Chang, W., et al. (2009). Job Satisfaction and Perceptions of Quality of Patient Care. Journal of Advanced Nursing, 65(9), 1946-55.

Clark, C. (2009). Creating Nursing Leadership and Management. Sudbury, MA: Jones and Bartlett.

Critical Thinking Company . (2013, June). Critical Thinking and Nursing. Retrieved from criticalthinking.org:  https://www.criticalthinking.org/pages/critical-thinking-and-nursing/834
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Advanced Nurse Professional and Her Development Plan

Words: 2368 Length: 8 Pages Document Type: Essay Paper #: 33027890

Advance Practical Nurse Professional Development Plan

Nursing is a very lucrative career. However, it takes a lot of work and determination to be a nurse. The job requires specific skills and education as well as licensing. Find below my personal Advanced Professional Development Plan (APN). I will also discuss such aspects as background, marketing strategies and curricula.

I appreciate that to get the education and practice I need as a nurse I have to follow the APN professional development plan. I have discussed in this paper how I will achieve this. The outline is as follows:

Identify

Prioritize

Plan

Do

Evaluate

ecord

Identify My Learning Needs

I can do this in a variety of ways. First, I will reflect on my practice. I will determine which of my practicing areas I feel uncomfortable or unsure. I will evaluate if any of the areas I feel uncomfortable have something associated with…… [Read More]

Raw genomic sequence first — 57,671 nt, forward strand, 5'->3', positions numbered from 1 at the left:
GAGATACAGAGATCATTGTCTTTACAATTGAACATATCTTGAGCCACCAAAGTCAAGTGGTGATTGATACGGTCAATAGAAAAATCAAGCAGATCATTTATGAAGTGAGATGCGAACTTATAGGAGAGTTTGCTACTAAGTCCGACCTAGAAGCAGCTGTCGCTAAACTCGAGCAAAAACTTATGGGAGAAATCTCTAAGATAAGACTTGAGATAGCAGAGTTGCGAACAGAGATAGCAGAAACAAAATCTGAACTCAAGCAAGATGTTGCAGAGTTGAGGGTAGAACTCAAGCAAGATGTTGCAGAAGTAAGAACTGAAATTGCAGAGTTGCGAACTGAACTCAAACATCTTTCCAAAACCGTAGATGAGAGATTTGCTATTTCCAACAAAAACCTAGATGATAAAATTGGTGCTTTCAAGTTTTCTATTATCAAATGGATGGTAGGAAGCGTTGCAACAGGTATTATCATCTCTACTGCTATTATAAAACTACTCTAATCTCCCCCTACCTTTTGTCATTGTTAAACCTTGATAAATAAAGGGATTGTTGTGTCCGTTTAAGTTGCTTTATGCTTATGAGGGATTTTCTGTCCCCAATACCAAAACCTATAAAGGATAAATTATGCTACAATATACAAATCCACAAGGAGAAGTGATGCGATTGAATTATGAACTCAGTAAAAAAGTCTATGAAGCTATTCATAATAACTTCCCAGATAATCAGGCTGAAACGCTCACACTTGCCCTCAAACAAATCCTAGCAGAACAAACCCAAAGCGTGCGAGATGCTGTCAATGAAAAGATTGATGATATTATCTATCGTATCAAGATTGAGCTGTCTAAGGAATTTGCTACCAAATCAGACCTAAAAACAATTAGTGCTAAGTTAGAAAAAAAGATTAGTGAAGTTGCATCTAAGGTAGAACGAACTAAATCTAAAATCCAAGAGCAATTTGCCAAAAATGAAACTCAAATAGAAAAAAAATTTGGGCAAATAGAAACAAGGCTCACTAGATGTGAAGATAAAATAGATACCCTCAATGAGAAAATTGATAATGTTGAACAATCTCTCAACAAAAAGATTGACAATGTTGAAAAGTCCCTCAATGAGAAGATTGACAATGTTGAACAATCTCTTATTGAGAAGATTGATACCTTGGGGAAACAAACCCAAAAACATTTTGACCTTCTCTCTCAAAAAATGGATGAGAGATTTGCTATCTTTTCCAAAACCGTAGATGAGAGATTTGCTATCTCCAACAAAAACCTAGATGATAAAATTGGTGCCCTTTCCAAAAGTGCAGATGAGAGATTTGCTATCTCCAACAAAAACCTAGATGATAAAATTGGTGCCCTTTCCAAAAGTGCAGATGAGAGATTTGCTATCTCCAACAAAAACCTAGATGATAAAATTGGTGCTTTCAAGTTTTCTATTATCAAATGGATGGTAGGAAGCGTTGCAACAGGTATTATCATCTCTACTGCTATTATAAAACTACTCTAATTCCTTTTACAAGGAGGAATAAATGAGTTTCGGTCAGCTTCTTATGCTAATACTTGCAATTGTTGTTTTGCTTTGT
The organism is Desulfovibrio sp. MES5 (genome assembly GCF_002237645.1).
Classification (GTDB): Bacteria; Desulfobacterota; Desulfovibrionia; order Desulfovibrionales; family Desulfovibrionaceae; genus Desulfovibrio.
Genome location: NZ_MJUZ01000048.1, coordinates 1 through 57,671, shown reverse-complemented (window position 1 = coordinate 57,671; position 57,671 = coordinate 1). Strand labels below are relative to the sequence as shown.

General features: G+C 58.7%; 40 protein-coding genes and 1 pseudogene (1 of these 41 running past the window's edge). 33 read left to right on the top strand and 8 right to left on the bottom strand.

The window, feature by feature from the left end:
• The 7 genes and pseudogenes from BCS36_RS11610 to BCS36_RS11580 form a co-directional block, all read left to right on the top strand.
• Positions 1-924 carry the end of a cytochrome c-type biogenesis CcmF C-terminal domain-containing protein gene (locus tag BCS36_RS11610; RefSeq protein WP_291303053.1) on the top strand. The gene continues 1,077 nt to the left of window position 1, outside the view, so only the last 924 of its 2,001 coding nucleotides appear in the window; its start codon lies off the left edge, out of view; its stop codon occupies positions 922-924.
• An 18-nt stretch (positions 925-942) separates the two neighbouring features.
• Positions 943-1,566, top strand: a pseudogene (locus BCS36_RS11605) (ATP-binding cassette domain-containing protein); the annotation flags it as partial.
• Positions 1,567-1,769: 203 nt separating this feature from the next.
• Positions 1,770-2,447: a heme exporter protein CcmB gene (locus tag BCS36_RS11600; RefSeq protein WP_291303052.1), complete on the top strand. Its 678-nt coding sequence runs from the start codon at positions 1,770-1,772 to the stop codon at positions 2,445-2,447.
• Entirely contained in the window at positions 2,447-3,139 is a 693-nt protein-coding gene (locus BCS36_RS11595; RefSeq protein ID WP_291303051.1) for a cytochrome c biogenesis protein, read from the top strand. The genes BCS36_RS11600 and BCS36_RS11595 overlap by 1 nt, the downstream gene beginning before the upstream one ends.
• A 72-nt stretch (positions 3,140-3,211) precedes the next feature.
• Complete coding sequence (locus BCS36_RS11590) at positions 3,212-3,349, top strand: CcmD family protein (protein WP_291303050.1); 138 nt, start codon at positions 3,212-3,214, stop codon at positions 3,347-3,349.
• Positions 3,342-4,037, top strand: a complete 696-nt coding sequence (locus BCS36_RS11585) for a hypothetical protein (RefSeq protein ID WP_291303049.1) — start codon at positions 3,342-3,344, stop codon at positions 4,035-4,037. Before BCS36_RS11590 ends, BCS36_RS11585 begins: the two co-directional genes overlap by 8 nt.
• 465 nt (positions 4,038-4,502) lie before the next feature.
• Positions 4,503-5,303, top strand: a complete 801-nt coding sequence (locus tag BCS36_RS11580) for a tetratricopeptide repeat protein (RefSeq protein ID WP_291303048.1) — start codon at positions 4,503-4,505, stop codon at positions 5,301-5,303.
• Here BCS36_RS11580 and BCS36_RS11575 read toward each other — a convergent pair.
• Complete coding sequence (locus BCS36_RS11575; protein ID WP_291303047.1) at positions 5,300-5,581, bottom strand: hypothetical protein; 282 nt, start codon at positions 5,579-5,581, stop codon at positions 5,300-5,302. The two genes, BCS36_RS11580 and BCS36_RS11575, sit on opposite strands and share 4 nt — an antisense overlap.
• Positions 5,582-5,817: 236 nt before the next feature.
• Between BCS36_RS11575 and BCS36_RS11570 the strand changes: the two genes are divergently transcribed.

References"

1) Writer Thoughts

2) Professional Development For Nurses. (n.d.). Retrieved December 2, 2014, from http://www.learningnurse.org/index.php/library/pro-development

3) Scope of Practice. (n.d.). Retrieved December 2, 2014, from  http://www.nursingworld.org/EspeciallyForYou/AdvancedPracticeNurses /Scope-of-Practice-2

4) Howell, N. (n.d.). How to Write a CV for a Nurse. Retrieved December 2, 2014, from http://www.ehow.com/how_4799318_write-cv-nurse.html
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Nursing Leadership as Nursing Has Moved Toward

Words: 1375 Length: 3 Pages Document Type: Essay Paper #: 18587694

Nursing Leadership

As nursing has moved toward professionalization, roles for nurses in leadership positions have been created. Historically, the roles of charge nurse, nurse manager, nurse educator, and nurse leader, have existed to coordinate and improve care delivery. In recent times, advanced practice nursing education has been introduced in order to formalize and improve performance of this role, in order to ensure evidence-based practice and improve patient care outcomes. While the presence of CNS's and other graduate-prepared nurses has been shown to improve patient outcomes, the existence of problems with medical errors and cost escalation still extant in hospitals has prompted health care leaders to develop a new role addressing these problems. This nascent, credentialed role, created by the American Association of Colleges of Nursing (AACN) in consultation with nursing faculty, clinical experts and other stakeholders, is called a Clinical Nurse Leader (CNL).

Nursing administrative position

The outcome variable of…… [Read More]

References

Aiken, L.H. (2002). Superior outcomes for magnet hospitals: The evidence base. In M. McClure & A.S. Hinshaw (Eds.), Magnet hospitals revisited (pp. 61 -- 81). Washington, DC: American Nurses Association.